It seems the pandemic isn’t going away anytime soon. Some experts even believe that it may never end and that COVID-i19 is here to stay. Sadly, it is only now that people have realized how dangerous catching the disease would be. Fortunately they are smart enough to observe health measures to avoid getting infected.
Using face masks is a great precaution and more are using those that are made of copper.
The said element is known to kill bacteria and viruses when it comes in contact with them. One of the ways it kills a microbe is by disrupting the bacterial cell membranes which eventually destroys the microbe’s DNA and RNA.
Copper face masks sales are on the rise, but do they really provide better protection from the coronavirus?
According to MakatiMed Director Dr. Saturnino Javier, copper face masks aren’t that effective against the disease, elaborating on MakatiMed department manager for Infection Prevention Dr. Janice Caoli’s January 5 statement.
The holes located around the chin area can actually help spread the virus, the statement explained.
“MakatiMed earlier released a memo stating that masks with exhalation valves or vents are not recommended to be used in the hospital because these types of masks may not prevent the user from spreading COVID-19 to others. Masks with slits or holes located near the mouth or nose may also allow respiratory droplets to be dispersed in the air,” it said.
“The Infection Prevention and Control Department reiterates to all patients, visitors, healthcare workers, employees, and outsourced service providers that masks or respirators with exhalation valves, vents, slits, or holes are not allowed in the premises of Makati Medical Center.”
“Individuals wearing masks in the hospital will be required to put on a surgical mask to cover the defect—for your own protection.”
Philippine Society for Microbiology and Infectious Diseases (PSMID) infectious disease expert Dr. Edwin Pasumbal supported MakatiMed’s memo, saying that even the CDC (United States Center for Disease Control and Prevention) does not recommend using copper masks for the same exact reason.
“Ang issue lang natin with the commercially available masks that were produced during the COVID-19 pandemic… why we’re not recommending it is that the currently available copper mask, meron silang slit sa ilalim and that’s not allowed and ‘yung iba, meron silang valve na attached. And that is not recommended by the CDC (United States Center for Disease Control and Prevention) kasi it defeats the filtering purpose of the mask. So that’s the main reason. It’s because of the presence of the slit and the valves why it’s not recommended. In some hospitals.” he said in an interview on January 7.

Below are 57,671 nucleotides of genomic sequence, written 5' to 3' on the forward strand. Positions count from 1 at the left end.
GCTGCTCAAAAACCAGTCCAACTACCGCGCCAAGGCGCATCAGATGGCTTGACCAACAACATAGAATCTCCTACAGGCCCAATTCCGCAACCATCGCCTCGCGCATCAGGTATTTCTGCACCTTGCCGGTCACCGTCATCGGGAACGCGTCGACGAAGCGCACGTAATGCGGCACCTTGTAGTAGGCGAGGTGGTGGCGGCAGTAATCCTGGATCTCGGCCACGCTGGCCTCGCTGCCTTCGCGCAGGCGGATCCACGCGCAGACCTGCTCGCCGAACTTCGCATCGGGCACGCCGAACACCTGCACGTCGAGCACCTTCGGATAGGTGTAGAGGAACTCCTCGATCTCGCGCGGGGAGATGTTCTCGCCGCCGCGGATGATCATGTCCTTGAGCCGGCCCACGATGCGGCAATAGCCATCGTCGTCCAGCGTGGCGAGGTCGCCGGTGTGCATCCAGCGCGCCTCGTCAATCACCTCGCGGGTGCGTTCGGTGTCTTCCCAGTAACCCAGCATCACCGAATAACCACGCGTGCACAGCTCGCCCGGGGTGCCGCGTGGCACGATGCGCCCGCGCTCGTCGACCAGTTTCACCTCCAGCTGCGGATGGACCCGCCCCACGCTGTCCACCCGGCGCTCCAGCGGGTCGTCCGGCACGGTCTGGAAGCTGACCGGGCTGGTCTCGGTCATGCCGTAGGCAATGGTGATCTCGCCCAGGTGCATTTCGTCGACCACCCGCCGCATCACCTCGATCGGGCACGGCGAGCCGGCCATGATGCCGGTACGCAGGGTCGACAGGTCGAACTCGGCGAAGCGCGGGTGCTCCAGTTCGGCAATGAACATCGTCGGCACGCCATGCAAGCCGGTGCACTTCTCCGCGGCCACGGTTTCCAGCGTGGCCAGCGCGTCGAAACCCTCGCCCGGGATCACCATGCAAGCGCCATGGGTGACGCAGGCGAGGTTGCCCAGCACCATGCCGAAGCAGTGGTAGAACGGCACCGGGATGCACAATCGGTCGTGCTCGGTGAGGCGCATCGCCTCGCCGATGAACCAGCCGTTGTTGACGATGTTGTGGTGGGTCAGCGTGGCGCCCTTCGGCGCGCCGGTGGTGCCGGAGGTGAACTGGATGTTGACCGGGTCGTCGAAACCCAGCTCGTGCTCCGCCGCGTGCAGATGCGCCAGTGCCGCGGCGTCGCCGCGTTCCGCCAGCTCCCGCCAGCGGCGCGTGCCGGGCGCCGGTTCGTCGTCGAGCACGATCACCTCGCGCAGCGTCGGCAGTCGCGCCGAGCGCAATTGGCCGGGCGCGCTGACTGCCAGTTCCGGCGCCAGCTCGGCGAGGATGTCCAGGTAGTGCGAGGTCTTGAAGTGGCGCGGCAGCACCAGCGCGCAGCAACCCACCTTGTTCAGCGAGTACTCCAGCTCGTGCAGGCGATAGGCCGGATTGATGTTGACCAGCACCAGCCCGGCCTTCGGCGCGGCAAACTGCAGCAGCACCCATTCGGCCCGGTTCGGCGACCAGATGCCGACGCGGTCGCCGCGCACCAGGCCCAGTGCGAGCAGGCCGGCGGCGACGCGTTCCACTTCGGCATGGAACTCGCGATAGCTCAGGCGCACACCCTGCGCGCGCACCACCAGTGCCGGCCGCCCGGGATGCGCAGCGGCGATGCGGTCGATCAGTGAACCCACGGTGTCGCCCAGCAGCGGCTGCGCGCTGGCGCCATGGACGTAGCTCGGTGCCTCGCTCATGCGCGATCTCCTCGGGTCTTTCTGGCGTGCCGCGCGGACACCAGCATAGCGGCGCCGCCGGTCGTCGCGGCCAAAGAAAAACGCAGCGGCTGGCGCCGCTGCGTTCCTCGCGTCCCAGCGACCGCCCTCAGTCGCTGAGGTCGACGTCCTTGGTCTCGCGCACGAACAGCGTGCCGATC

He said that hospitals such as St. Luke’s Medical Center and others have advised against face masks with slits and valves.
“St. Luke’s recently came out with their advisory, if you’re going to wear this mask or those with valves—not necessarily copper mask—the recommendation is number one, to change it to an N95 or a plain surgical mask. But if not available, they have no choice but put a surgical face mask on top of the copper mask or any mask with valve. That is the recommendation.” he added.
However, he did not discredit the effectiveness of copper against microbes.
“Actually, copper masks have been around as early as 2010,” he said. “Actually, the current term is copper-impregnated mask kasi meron siyang biocidal property. It can actually kill the virus. So even before the COVID pandemic, ginagamit na ‘yan for protection against flu and other viral infection.” he explained.
“‘Yung copper is actually safe, it doesn’t have to be a hundred percent. It depends na din sa manufacturer niyan. But it doesn’t have to be a hundred percent copper,” Dr. Pasumbal clarified. “Kung meron namang available na copper mask na walang valves, kung wala namang valves o wala namang slits, then it’s safe to use. ‘Yun lang and issue dyan—the presence of the slits and the valves.”
New England Journal of Medicine researchers earlier concluded that surfaces made with copper can literally kill the coronavirus.
But Karrera Djoko, a biochemist and microbiologist at Durham University in England, has a similar stance with MakatiMed on using copper for additional protection against coronavirus. She said that copper releases reactive ions when coming in contact with coronavirus, which then penetrates the exterior of the bug. As ions get inside the bug’s innards, germs also spread all over the copper.
Michael Johnson of the University of Arizona shared the same position, explaining that a copper may destroy its own proteins when it comes across a cell or a virus.
“If 40 percent of your proteins don’t work, you don’t work,” Dr. Johnson added” he told The New York Times.